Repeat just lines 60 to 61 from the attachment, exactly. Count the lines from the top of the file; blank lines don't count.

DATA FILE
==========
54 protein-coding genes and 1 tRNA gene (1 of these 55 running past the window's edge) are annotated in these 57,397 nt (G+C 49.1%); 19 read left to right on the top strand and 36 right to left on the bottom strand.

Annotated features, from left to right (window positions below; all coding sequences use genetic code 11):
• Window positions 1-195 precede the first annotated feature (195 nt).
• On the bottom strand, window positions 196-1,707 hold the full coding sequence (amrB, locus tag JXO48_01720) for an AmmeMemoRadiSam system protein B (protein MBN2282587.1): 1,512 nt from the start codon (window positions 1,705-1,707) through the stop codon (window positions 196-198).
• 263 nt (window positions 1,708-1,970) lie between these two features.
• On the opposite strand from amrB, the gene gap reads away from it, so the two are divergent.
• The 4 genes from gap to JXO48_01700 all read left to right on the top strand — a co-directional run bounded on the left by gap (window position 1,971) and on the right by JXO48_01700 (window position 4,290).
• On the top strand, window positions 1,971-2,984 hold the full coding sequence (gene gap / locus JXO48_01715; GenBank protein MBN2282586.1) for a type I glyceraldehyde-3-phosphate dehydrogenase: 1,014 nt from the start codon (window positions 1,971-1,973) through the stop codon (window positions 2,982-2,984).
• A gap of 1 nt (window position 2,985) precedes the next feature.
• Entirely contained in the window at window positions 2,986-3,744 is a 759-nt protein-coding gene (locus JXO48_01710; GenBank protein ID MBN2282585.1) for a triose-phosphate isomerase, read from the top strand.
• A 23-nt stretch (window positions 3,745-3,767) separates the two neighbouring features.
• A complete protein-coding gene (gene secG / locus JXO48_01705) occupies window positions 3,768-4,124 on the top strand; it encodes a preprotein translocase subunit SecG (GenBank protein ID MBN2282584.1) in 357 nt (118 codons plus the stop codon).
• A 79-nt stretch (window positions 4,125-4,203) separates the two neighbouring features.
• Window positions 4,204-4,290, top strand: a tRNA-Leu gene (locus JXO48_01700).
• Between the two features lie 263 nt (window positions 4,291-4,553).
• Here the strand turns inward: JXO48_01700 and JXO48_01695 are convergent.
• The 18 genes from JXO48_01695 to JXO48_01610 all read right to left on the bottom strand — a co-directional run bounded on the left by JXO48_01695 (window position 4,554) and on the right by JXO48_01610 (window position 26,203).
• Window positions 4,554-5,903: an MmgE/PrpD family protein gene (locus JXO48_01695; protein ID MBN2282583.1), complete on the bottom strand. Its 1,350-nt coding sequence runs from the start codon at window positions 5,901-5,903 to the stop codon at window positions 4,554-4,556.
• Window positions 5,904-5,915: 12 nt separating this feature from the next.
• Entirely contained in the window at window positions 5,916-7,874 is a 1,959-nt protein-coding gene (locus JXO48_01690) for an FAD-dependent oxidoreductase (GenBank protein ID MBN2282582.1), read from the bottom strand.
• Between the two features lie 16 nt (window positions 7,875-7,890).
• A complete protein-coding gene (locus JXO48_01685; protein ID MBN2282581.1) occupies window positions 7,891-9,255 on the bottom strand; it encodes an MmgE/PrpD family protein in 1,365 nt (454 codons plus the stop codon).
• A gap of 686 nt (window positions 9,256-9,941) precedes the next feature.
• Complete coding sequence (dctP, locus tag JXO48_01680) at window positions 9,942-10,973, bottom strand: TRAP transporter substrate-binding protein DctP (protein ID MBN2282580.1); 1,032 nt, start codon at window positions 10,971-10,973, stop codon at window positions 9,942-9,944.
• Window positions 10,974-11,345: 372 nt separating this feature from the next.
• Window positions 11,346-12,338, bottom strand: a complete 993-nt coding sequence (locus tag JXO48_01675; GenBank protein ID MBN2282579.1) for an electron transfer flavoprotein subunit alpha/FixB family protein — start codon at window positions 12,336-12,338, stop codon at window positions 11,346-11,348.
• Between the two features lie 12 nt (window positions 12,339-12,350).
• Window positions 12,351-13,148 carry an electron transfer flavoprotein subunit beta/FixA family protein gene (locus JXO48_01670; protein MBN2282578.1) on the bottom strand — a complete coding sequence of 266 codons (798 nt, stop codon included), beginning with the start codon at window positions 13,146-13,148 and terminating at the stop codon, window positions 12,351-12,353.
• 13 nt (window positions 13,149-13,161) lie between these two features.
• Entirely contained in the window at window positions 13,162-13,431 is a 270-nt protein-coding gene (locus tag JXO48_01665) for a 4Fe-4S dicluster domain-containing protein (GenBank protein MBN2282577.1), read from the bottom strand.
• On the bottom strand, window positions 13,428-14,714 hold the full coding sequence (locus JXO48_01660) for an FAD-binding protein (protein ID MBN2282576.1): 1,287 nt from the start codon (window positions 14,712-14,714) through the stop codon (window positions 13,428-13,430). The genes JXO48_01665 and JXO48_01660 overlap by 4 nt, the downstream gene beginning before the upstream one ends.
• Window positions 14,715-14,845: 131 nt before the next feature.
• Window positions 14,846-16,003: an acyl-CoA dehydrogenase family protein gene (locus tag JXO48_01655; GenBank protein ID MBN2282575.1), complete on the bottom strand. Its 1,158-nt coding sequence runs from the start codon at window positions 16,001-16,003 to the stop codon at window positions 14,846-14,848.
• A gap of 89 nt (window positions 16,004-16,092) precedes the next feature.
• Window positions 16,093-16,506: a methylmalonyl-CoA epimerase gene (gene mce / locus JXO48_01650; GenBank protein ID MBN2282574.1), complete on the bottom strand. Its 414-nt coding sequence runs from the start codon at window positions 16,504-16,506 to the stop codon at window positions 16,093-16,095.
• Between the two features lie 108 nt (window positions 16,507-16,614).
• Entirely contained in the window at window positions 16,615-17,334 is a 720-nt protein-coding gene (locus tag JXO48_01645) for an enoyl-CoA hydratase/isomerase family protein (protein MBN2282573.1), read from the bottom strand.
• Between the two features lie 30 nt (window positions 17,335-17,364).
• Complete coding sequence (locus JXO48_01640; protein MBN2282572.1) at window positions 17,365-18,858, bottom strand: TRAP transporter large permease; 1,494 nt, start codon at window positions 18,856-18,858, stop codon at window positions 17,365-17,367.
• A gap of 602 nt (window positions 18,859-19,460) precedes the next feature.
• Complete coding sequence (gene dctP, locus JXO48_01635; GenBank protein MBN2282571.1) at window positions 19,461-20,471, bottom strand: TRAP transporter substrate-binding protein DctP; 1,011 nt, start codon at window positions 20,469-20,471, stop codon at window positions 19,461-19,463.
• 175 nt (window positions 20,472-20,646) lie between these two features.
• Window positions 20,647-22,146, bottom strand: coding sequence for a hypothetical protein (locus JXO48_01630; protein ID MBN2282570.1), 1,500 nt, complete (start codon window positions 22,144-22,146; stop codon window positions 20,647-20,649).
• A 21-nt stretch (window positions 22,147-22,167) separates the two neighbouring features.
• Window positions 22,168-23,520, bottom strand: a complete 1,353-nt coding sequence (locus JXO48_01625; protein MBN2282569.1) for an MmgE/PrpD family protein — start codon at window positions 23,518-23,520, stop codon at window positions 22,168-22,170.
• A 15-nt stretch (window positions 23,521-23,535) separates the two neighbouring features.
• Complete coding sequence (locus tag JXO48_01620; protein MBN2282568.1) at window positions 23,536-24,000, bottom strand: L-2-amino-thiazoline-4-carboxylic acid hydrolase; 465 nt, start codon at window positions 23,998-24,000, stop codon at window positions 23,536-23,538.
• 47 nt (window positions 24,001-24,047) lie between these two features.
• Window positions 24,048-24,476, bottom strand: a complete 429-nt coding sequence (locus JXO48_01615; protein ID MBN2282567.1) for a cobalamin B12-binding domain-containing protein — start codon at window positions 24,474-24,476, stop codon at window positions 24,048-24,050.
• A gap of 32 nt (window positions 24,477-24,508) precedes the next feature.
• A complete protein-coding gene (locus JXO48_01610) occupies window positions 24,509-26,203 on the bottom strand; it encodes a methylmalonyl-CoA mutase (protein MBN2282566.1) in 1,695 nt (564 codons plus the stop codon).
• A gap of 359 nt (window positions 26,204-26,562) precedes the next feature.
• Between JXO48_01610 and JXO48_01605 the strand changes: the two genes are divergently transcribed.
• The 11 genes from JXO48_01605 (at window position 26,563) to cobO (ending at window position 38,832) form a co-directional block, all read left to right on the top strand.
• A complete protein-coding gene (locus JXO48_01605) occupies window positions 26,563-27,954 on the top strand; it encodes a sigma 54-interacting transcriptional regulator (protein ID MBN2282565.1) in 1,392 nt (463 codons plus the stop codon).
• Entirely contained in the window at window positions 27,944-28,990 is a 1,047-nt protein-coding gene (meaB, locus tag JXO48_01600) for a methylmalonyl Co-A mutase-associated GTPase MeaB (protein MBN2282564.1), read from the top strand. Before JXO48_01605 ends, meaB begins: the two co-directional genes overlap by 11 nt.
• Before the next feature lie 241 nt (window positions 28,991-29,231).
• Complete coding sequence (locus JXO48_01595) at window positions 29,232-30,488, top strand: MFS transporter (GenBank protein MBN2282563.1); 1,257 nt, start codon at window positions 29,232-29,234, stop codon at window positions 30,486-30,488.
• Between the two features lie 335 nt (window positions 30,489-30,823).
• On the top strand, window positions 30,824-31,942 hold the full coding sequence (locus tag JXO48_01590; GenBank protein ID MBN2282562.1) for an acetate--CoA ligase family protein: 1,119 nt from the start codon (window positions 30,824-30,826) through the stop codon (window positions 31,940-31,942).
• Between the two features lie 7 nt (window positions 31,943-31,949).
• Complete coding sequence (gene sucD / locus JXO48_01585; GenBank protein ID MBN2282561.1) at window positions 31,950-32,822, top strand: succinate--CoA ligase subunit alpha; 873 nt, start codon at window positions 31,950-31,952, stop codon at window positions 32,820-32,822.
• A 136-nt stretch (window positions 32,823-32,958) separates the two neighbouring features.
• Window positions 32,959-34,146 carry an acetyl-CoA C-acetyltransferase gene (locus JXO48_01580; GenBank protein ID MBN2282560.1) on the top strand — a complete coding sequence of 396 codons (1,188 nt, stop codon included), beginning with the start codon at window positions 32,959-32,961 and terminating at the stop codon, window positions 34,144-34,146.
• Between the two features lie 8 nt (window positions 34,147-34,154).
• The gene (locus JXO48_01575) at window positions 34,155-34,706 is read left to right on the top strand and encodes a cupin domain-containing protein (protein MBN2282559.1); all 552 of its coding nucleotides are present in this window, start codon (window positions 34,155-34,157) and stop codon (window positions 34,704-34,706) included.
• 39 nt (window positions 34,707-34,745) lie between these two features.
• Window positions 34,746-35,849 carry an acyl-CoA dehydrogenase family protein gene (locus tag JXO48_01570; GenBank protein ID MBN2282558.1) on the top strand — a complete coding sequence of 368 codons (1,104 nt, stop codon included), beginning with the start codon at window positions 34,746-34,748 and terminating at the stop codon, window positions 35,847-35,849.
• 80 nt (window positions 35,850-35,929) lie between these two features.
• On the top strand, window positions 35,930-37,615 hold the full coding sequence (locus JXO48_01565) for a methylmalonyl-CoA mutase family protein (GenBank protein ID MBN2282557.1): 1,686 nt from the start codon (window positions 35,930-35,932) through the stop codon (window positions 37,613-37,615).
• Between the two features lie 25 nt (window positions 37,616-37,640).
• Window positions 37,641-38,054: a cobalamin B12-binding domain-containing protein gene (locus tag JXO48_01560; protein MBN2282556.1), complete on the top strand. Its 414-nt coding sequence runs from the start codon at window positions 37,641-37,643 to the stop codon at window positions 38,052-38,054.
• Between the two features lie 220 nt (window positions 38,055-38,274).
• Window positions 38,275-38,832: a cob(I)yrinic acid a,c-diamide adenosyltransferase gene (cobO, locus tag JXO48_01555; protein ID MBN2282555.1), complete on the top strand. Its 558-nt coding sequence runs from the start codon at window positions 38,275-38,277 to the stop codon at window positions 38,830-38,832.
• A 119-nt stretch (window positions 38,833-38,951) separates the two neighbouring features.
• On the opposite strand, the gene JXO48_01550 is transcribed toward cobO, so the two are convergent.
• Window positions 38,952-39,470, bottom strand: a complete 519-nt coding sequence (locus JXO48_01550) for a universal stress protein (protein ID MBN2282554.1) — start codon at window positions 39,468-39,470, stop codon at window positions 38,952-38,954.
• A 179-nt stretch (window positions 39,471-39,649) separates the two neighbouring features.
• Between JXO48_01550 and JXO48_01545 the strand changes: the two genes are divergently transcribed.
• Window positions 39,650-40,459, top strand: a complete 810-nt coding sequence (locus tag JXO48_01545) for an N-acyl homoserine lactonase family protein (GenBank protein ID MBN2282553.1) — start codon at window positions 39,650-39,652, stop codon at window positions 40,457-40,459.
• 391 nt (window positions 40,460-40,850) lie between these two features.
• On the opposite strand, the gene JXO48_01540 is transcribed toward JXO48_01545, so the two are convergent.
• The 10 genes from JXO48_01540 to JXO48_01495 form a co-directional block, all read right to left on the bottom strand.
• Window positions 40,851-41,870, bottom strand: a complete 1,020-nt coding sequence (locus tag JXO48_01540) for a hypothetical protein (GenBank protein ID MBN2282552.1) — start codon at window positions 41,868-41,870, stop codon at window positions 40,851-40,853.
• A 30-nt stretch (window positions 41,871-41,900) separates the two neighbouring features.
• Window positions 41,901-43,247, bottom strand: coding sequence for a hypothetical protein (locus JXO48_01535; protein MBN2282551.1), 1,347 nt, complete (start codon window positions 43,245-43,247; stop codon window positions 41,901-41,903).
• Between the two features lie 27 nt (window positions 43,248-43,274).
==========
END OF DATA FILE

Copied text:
• On the top strand, window positions 30,824-31,942 hold the full coding sequence (locus tag JXO48_01590; GenBank protein ID MBN2282562.1) for an acetate--CoA ligase family protein: 1,119 nt from the start codon (window positions 30,824-30,826) through the stop codon (window positions 31,940-31,942).
• Between the two features lie 7 nt (window positions 31,943-31,949).